Used this service for a couple years and enjoyed the cheap ($4.95 a month, through an old promotion)access to information, but I decided to cancel to save a bit of money anyways. After reading this I steeled myself for an annoying downsell. Surprisingly the phone call took 2 or 3 minutes, tops, with no downsell or excessive phone-tree hoops to jump through. Annoying that you can’t cancel online, but as customer service phone calls go it was great. We’ll see if the charges actually stop. If so their Utah representatives were polite and efficient.

I found this article looking to reinstate the identity monitoring service. I changed debit cards and the representative says theres nothing they can do because the account had been closed already. What happened to loyal customers who been using the service for a while.

Charles Stilwell

I have been very happy with the credit monitoring for the past several years-I receive an alert any time a credit inquiry is made.

Customer service does stink: I had to cancel the credit card that Citi uses for its monthly charge because of fraud, so Citi sent me a letter stating it was unable to make its monthly charge. Date on the letter was Dec. 2nd, and I responded on Dec. 13th (I was on vacation)with a new credit card, and I was informed that my account had been canceled and there is no way to reinstate the account. Really strange to chase away long-time customers.

Charles, the same thing happened to me! Very similar to your situation, with my card # changing, and I called to update it (too late). The representative told me the same thing, my account was cancelled and that they couldn’t reinstate me. I’ve been with them since 2008! I actually found this webpage through a Google search on trying to re-enroll. I really did like the service. I can’t find that banner anywhere on my Citi credit card site that the above article mentions 🙁

I’ve been using this service since 2005. I had a similar instance where my account was closed. I ultimately had to open a new account with a new username. Just put an “underscore #” at the end of your old username “_2”. Then you can go back to enjoying the service. This is what worked for me.

That happened to me too, just today. I’d been a member for 2 years and they wouldn’t help me. So I’ll find another. Not good business sense,unless there is some underlying issue.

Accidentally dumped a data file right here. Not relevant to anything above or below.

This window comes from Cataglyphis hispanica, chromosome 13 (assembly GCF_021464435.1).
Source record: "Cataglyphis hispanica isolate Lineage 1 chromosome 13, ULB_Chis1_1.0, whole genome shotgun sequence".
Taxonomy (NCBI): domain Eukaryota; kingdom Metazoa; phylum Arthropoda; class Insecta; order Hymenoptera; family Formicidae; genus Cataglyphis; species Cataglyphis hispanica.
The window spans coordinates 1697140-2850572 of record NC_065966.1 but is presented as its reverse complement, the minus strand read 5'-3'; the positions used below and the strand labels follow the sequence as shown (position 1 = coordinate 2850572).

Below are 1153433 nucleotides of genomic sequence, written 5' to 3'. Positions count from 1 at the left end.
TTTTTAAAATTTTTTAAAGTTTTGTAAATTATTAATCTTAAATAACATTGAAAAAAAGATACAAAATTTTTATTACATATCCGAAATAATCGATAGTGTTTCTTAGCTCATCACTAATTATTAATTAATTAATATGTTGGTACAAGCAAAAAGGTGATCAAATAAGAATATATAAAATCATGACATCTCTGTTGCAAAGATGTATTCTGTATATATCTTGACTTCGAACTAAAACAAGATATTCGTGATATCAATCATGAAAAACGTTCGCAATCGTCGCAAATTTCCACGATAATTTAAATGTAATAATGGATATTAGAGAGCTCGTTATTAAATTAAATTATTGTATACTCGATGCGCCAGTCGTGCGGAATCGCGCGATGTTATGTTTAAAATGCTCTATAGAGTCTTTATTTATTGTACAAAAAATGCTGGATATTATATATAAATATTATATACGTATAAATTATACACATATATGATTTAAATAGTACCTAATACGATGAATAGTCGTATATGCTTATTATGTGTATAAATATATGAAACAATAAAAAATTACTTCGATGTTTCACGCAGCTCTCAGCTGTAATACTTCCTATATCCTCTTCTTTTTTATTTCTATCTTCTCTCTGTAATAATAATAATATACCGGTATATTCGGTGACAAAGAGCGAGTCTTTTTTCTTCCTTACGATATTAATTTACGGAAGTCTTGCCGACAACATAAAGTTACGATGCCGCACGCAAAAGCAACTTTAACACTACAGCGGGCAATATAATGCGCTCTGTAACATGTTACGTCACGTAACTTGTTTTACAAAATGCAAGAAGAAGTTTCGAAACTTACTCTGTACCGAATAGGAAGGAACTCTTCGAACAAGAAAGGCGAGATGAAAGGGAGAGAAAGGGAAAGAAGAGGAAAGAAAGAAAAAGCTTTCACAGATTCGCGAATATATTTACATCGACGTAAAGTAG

A good credit monitoring service makes all the difference in the world. Citi credit monitoring is is a solid service and they have done very well for me in the past. I have also found that Scoredriven is another excellent service. Credit monitoring is not for everyone, but it does work very well for a lot of people.

I have been using the service for maybe 5 years, and so has my son and daughter. Its a good service as the review says. Well worth the money. I work in the area of economic analysis of damages and know well the nightmare that folks suffer with identity theft, so this service or others is important, check monthly is my advice, and while there are other services, I think this one is as good as any and priced decently. Well worth it.

I was a former Citi Identity customer and recently tried to use the service again when I found that my debit card had been skimmed and the bank notified me of that fact.

Citi Identity monitor has possibly the worst customer service in the world, and I do mean the world. Your first contact with them will be a call center in India, but the people in India can never do anything for you and you have to go on hold and wait.

To make a long story short, you can’t just use the service when you sign up. They want all sorts of personal information from you via fax. Your license, your SS card, your insurance and utility bills. I faxed all of these things to them, then they come back and want more. Send the back side of your SS card, sign your card and your bills, your license is too dark on the fax, lighten and send again. Send us a different utility bill we can’t see your address. 1 week of this and they tell me that all is okay and the service will be activated. Wait 2 days and still no go. Call back and they want something else faxed.

When I had enough of that I tried to cancel. First India, then verification again, then someone in Utah. I asked for a cancellation number and was told they don’t use those but my name is “such and such”.

From other reviews it appears that they won’t close your account under any circumstance, and you have to change your credit card number to get the charges stopped.

Stay very, very far away from this “service”.

I was not asked for any such documents when I joined. I would never fax my SSN card. Yikes!

I did get a harsh hard sell from a rep when I called to cancel. Well, heck, cutover retention is the man’s job, after all. I’m very good at cutting the the chase, especially if it means interrupting the boilerplate spiel. Result: he lowered my rate a lot and I kept my account with them. Win/win.

I also always ask where there call center is located. Sure, they might be trained to lie, but so far I trust that the reps have all been domestic.

As for the product… yup, the scores do not reflect true FICO, but they are close and probably lower. I learned this when buying a new car and the FICO score the Finance guy showed me was 30 points higher than the three calculated by Citi. Better that Citi err on the side of caution and one knows the real deal is actually a bit higher.

The reason I stay: The credit reports are dead on, and the alerts are accurate and fast. THAT makes it worth the price.

From Citi menu after logging in:

Tools & Services > View Special Offers > Click this banner: “Higher credit scores could mean lower rates. Do you know your score?”